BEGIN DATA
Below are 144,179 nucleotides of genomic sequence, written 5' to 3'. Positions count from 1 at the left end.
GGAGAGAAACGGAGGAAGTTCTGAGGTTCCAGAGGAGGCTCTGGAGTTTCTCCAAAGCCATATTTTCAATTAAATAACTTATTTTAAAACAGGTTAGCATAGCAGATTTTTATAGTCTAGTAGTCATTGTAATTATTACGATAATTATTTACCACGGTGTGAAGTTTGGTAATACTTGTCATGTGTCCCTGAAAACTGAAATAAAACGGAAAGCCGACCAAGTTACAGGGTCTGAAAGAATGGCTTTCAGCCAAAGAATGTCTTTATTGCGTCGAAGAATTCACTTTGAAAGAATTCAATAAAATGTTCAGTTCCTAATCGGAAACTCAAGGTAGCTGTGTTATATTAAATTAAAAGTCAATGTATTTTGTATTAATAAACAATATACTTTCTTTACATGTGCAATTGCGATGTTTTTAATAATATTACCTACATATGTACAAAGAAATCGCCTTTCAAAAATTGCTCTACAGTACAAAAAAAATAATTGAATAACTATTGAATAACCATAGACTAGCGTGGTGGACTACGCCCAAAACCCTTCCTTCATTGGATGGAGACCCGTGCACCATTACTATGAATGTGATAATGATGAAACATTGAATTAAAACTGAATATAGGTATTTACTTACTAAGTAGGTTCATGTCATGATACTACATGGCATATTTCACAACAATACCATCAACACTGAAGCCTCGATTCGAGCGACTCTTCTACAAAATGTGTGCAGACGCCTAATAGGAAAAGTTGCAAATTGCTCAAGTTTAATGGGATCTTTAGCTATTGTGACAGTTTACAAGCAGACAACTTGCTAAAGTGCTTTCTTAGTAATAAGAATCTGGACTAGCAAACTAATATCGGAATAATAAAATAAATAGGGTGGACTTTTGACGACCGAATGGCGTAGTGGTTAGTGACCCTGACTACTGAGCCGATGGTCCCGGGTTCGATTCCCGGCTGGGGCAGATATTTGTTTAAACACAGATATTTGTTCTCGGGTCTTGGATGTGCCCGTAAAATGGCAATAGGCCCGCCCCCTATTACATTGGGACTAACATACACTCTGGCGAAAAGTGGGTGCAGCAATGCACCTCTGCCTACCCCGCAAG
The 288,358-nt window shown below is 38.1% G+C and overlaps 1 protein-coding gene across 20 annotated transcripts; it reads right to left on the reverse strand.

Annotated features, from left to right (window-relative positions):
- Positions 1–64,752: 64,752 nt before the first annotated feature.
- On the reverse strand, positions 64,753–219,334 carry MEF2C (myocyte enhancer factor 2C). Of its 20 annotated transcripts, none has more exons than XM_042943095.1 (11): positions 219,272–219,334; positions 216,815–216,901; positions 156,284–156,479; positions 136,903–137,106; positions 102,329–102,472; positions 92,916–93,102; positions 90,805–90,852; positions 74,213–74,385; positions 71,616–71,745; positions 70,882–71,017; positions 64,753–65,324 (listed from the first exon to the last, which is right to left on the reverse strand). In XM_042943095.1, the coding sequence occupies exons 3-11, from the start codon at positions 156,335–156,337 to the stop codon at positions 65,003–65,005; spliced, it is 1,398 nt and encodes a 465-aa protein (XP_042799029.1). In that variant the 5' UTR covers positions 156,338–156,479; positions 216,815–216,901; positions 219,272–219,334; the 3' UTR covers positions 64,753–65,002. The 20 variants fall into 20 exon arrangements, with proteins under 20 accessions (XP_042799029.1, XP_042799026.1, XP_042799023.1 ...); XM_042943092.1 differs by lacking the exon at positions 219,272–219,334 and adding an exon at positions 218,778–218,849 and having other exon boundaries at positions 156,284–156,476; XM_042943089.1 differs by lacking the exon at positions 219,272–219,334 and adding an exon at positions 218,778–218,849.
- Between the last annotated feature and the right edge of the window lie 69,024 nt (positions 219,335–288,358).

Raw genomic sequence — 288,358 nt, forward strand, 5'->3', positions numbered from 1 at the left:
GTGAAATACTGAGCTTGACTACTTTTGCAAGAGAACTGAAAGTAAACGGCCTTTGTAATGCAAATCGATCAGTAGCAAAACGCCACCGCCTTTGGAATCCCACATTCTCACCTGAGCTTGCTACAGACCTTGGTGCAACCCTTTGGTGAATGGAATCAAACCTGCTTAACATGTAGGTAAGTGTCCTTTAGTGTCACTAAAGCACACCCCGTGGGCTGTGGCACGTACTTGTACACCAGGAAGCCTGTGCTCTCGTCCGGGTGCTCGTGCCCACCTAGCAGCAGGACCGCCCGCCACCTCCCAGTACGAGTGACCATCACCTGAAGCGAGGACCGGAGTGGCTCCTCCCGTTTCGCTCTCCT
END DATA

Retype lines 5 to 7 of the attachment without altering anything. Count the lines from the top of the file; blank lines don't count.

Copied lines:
- Positions 1–64,752: 64,752 nt before the first annotated feature.
- On the reverse strand, positions 64,753–219,334 carry MEF2C (myocyte enhancer factor 2C). Of its 20 annotated transcripts, none has more exons than XM_042943095.1 (11): positions 219,272–219,334; positions 216,815–216,901; positions 156,284–156,479; positions 136,903–137,106; positions 102,329–102,472; positions 92,916–93,102; positions 90,805–90,852; positions 74,213–74,385; positions 71,616–71,745; positions 70,882–71,017; positions 64,753–65,324 (listed from the first exon to the last, which is right to left on the reverse strand). In XM_042943095.1, the coding sequence occupies exons 3-11, from the start codon at positions 156,335–156,337 to the stop codon at positions 65,003–65,005; spliced, it is 1,398 nt and encodes a 465-aa protein (XP_042799029.1). In that variant the 5' UTR covers positions 156,338–156,479; positions 216,815–216,901; positions 219,272–219,334; the 3' UTR covers positions 64,753–65,002. The 20 variants fall into 20 exon arrangements, with proteins under 20 accessions (XP_042799029.1, XP_042799026.1, XP_042799023.1 ...); XM_042943092.1 differs by lacking the exon at positions 219,272–219,334 and adding an exon at positions 218,778–218,849 and having other exon boundaries at positions 156,284–156,476; XM_042943089.1 differs by lacking the exon at positions 219,272–219,334 and adding an exon at positions 218,778–218,849.
- Between the last annotated feature and the right edge of the window lie 69,024 nt (positions 219,335–288,358).